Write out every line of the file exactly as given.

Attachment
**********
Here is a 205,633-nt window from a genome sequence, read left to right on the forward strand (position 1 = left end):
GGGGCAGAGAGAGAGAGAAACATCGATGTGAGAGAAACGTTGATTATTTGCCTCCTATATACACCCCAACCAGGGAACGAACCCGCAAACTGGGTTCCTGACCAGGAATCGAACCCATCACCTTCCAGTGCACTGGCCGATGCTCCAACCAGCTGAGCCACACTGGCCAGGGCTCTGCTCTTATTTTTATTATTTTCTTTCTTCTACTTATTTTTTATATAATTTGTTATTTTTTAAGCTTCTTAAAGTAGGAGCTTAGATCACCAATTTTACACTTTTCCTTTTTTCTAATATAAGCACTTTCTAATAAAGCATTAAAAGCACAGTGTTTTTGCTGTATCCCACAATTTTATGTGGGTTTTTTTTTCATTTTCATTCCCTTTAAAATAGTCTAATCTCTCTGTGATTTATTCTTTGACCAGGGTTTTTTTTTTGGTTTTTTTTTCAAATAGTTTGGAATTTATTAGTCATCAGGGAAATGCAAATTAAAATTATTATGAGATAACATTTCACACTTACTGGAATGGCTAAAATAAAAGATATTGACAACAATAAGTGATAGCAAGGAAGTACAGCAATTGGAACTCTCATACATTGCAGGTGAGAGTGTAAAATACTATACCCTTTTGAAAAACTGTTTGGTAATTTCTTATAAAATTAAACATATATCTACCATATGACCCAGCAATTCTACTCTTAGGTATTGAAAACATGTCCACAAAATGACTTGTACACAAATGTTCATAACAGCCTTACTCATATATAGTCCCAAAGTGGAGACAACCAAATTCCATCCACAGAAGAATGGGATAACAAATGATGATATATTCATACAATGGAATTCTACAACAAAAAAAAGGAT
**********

Here is a 205,633-nt window from a genome sequence, read left to right on the forward strand (position 1 = left end):
GGGGCAGAGAGAGAGAGAAACATCGATGTGAGAGAAACGTTGATTATTTGCCTCCTATATACACCCCAACCAGGGAACGAACCCGCAAACTGGGTTCCTGACCAGGAATCGAACCCATCACCTTCCAGTGCACTGGCCGATGCTCCAACCAGCTGAGCCACACTGGCCAGGGCTCTGCTCTTATTTTTATTATTTTCTTTCTTCTACTTATTTTTTATATAATTTGTTATTTTTTAAGCTTCTTAAAGTAGGAGCTTAGATCACCAATTTTACACTTTTCCTTTTTTCTAATATAAGCACTTTCTAATAAAGCATTAAAAGCACAGTGTTTTTGCTGTATCCCACAATTTTATGTGGGTTTTTTTTTCATTTTCATTCCCTTTAAAATAGTCTAATCTCTCTGTGATTTATTCTTTGACCAGGGTTTTTTTTTTGGTTTTTTTTTCAAATAGTTTGGAATTTATTAGTCATCAGGGAAATGCAAATTAAAATTATTATGAGATAACATTTCACACTTACTGGAATGGCTAAAATAAAAGATATTGACAACAATAAGTGATAGCAAGGAAGTACAGCAATTGGAACTCTCATACATTGCAGGTGAGAGTGTAAAATACTATACCCTTTTGAAAAACTGTTTGGTAATTTCTTATAAAATTAAACATATATCTACCATATGACCCAGCAATTCTACTCTTAGGTATTGAAAACATGTCCACAAAATGACTTGTACACAAATGTTCATAACAGCCTTACTCATATATAGTCCCAAAGTGGAGACAACCAAATTCCATCCACAGAAGAATGGGATAACAAATGATGATATATTCATACAATGGAATTCTACAACAAAAAAAAGGAT